In order to grow your business, you may have been told to work on your business and not in your business. While this is true and something, I encourage my clients to do, it’s important to remember that you still need an accurate picture of what’s going on to ensure it’s operating efficiently. Depending on the industry you’re in, the demand caused by COVID-19 may have exposed weaknesses in your operations. This can result in several issues, including unhappy customers and employees, loss of profits, unplanned expenses, and poor customer reviews. Luckily, there are some things you can do to build and improve operational efficiency.
Here are 3 effective strategies I’ve used with my clients along the way to help them accomplish this goal.
Talk to your employees
As your frontline workers, your employees have a lot of knowledge about what is and isn’t working for your business. This includes processes and procedures, infrastructure, and customer feedback. When building operational efficiency, I encourage you to speak with your employees and incorporate their opinion. Be sure to look out for common concerns among your employees as these are the issues you should prioritize first. I recommend always keeping your door open to suggestions but use your annual strategic planning sessions wisely by allocating time to addressing feedback you’ve received in the last few months.
Additionally, I recommend spending some time working in your business to get a sense of how things are running. While you may have started your business from the ground up, you may no longer have an accurate idea of how it’s running if you’ve been focused on growing it. Or, if you’ve acquired your business, take some time to learn how your business truly operates. Successful companies like Starbucks have their management and business leaders train in the Barista role for some time so they understand the product and service they are selling. Keep in mind that although something may sound like a good idea on paper or a whiteboard, it may not work as effectively as you think in practice.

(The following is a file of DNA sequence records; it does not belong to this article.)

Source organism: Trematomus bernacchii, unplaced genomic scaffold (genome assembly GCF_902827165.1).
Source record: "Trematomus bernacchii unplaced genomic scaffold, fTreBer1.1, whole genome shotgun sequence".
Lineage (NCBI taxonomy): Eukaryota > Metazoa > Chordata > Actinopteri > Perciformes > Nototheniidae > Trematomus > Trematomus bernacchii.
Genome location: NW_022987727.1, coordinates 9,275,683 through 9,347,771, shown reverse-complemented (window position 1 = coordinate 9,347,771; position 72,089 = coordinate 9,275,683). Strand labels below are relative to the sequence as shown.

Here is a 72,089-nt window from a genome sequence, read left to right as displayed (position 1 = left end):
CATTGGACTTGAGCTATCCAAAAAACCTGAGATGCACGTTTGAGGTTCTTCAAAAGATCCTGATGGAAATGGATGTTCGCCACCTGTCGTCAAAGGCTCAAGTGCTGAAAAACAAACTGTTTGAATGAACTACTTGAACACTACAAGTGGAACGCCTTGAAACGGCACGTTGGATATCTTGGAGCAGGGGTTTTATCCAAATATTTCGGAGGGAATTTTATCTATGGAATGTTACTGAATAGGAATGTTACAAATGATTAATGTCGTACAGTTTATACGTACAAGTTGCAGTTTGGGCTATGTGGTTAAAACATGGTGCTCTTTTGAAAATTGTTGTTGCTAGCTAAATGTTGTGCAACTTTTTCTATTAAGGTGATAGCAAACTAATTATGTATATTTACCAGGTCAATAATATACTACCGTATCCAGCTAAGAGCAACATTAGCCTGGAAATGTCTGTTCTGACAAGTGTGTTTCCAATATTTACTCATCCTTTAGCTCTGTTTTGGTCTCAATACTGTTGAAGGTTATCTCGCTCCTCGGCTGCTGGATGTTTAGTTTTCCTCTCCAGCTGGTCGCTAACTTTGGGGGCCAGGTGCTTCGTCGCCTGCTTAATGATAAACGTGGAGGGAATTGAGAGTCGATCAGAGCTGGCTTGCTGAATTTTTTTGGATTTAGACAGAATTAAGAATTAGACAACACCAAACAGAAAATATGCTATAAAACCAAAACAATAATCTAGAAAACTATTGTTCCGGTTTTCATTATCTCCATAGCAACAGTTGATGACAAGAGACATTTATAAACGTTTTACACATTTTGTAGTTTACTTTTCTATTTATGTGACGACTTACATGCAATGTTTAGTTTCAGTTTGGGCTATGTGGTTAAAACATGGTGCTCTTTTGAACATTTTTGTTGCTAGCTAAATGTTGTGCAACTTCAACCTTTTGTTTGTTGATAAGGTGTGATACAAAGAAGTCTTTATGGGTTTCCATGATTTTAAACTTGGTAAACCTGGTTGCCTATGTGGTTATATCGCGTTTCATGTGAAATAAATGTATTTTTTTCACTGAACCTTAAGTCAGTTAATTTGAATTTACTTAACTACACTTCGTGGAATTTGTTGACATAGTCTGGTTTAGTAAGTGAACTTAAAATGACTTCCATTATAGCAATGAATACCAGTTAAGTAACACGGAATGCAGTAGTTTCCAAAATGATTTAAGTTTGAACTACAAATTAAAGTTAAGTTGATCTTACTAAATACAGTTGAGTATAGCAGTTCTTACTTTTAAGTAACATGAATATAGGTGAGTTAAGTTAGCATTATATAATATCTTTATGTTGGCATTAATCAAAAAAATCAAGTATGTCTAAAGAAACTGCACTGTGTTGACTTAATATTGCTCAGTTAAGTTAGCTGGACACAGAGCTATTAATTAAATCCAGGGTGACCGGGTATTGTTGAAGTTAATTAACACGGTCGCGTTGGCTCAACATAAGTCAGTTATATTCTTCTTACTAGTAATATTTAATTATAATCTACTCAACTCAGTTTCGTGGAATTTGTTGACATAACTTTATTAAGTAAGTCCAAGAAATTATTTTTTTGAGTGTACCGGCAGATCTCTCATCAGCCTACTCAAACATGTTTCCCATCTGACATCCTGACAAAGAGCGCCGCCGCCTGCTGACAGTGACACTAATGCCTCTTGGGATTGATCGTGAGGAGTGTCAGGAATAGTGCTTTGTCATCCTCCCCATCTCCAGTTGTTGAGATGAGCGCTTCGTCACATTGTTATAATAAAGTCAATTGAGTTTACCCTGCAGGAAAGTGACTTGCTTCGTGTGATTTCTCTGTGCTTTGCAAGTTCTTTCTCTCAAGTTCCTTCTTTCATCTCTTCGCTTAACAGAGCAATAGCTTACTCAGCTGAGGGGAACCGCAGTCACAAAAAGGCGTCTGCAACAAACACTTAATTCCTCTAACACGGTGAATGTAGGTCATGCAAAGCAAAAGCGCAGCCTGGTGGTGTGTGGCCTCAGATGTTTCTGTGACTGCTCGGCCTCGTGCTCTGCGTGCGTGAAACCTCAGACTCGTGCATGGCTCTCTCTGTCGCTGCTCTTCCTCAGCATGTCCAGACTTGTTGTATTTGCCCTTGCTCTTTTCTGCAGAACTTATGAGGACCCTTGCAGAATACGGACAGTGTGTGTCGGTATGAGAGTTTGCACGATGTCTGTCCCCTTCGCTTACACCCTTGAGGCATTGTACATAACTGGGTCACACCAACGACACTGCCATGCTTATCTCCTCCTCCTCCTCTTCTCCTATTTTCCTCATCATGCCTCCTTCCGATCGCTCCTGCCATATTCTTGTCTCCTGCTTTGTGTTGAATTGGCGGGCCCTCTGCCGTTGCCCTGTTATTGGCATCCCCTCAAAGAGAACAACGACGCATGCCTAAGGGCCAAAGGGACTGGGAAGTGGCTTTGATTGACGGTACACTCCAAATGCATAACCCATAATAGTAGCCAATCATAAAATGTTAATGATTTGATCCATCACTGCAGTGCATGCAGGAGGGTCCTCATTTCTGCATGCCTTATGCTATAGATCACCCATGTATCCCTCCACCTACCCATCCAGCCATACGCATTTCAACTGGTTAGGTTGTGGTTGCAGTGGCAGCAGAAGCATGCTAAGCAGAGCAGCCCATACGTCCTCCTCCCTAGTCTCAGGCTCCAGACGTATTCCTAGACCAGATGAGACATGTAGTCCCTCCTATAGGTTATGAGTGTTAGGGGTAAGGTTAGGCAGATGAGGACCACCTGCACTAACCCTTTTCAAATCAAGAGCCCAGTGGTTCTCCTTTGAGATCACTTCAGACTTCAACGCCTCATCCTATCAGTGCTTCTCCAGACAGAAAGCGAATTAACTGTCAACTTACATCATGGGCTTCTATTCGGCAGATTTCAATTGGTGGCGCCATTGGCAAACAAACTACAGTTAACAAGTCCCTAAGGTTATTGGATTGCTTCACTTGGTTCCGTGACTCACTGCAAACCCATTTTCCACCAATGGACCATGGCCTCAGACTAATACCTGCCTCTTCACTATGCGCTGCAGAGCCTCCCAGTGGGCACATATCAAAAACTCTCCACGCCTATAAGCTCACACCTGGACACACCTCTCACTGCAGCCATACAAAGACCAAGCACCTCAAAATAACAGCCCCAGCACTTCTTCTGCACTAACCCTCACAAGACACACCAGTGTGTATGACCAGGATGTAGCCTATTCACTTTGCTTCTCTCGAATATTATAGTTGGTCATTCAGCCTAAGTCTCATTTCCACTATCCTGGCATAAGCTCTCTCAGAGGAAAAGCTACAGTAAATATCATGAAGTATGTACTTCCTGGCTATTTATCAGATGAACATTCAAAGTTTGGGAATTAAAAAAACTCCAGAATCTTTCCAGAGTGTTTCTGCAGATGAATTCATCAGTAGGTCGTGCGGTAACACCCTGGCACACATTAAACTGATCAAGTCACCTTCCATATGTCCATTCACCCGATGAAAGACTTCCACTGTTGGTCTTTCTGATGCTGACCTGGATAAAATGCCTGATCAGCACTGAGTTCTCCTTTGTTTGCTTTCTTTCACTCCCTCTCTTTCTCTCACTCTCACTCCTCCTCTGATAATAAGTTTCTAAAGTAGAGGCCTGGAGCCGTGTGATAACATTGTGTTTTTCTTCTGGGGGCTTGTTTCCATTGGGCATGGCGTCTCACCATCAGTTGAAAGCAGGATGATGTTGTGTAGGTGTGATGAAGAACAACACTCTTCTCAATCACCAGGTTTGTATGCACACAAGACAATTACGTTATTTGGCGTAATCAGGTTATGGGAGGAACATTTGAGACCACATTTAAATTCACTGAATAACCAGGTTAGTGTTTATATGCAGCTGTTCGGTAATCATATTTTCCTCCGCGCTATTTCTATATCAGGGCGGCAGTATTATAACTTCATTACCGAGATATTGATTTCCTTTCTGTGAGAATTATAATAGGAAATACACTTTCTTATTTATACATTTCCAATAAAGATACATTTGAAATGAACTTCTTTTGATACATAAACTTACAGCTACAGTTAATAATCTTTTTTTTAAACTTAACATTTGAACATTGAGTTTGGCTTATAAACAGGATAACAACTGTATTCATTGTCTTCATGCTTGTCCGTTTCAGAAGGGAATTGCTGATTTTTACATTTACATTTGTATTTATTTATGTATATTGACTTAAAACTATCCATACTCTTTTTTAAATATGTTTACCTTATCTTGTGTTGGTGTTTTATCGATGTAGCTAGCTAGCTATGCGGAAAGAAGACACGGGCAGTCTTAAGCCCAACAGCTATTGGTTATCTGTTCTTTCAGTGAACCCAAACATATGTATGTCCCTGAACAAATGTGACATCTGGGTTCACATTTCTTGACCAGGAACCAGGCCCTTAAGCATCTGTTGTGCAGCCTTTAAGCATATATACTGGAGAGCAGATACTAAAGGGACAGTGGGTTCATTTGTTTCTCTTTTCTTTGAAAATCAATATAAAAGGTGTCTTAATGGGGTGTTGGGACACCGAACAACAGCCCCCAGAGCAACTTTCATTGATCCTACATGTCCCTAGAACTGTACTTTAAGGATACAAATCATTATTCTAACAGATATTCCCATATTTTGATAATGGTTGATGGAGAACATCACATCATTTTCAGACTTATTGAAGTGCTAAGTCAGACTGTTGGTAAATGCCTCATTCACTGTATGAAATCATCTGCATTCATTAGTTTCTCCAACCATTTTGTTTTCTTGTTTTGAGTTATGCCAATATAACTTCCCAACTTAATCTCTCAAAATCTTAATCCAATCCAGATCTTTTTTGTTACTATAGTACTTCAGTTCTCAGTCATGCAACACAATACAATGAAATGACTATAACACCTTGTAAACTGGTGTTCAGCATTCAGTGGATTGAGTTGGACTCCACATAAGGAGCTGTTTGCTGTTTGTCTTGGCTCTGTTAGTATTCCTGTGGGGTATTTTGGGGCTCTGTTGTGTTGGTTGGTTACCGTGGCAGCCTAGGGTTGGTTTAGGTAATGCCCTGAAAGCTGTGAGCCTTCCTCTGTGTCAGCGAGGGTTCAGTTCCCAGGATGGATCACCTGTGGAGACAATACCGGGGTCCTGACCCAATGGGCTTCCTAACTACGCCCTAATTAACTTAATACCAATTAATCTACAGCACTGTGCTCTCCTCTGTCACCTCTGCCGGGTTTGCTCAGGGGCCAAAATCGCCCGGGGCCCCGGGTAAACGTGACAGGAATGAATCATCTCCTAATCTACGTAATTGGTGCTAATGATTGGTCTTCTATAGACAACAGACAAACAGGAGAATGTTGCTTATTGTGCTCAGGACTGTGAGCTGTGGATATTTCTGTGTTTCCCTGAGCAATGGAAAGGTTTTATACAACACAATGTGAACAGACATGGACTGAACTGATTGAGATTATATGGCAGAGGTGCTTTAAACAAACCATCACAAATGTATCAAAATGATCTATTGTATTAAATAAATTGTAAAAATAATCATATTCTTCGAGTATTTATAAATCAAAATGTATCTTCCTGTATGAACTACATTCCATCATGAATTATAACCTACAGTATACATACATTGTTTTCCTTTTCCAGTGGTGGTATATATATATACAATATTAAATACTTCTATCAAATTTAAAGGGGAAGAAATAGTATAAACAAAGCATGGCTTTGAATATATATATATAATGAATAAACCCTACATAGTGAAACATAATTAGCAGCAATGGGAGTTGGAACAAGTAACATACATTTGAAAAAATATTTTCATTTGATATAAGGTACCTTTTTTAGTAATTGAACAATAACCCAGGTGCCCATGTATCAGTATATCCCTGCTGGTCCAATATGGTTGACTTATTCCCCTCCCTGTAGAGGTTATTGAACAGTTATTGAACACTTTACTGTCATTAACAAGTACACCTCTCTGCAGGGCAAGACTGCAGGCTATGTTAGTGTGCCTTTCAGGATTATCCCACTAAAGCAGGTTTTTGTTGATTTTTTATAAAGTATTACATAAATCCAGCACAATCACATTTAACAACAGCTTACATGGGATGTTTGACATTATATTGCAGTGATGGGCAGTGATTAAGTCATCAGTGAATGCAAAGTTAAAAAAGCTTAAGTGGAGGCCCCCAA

Promote cross-training and communication
For larger businesses with several departments, it’s a good idea to provide your employees with an idea of what each department does so that they have a better understanding of how the business operates. If possible, consider cross-training your employees. In doing so, they’ll learn different aspects of your business while also being able to help out in times of need.
Equally important, I encourage you to have the proper communication channels in place to allow your employees to effectively communicate with you and each other. This has never been more important than it is now with many businesses forced to work virtually. Although your business may have different departments and teams, they should be working towards the same common goals for your business. Providing them with opportunities to engage and share ideas and concerns can help streamline processes and workflow.
Lastly, I recommend having your processes and procedures written down in a formal document that can be accessed by your employees. After working with countless businesses over the years, I’ve come across many instances where processes were implemented off-the-cuff and the business ran with it without ever formalizing it for their employees. By having formal processes and procedures in place, you’ll set a standard for your employees to follow and be accountable for.
Enhance your resources and infrastructure
Even if your processes and procedures are working fine, using outdated software and hardware can negatively impact your operations. While upgrading these areas of your business can be costly, it’s an investment that’s inevitable and necessary if you want to improve your operational efficiency. Delaying upgrades could end up costing you money in the long run. By upgrading your technology, you can increase your ability to fulfill and manage orders while increasing the overall productivity of your employees. Lately, I’ve been working with many of my clients on their digital transformation to help improve their business agility. If you haven’t already started, I recommend starting sooner rather than later.
If you’d like to receive tailored advice specific to your business, reach out to The Alternative Board today!
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Written by Phil Spensieri
Phil Spensieri is a
TAB Facilitator in the York Region of Ontario, Canada. To find a TAB Board in your area, visit https://www.thealternativeboard.com/facilitators-world-map
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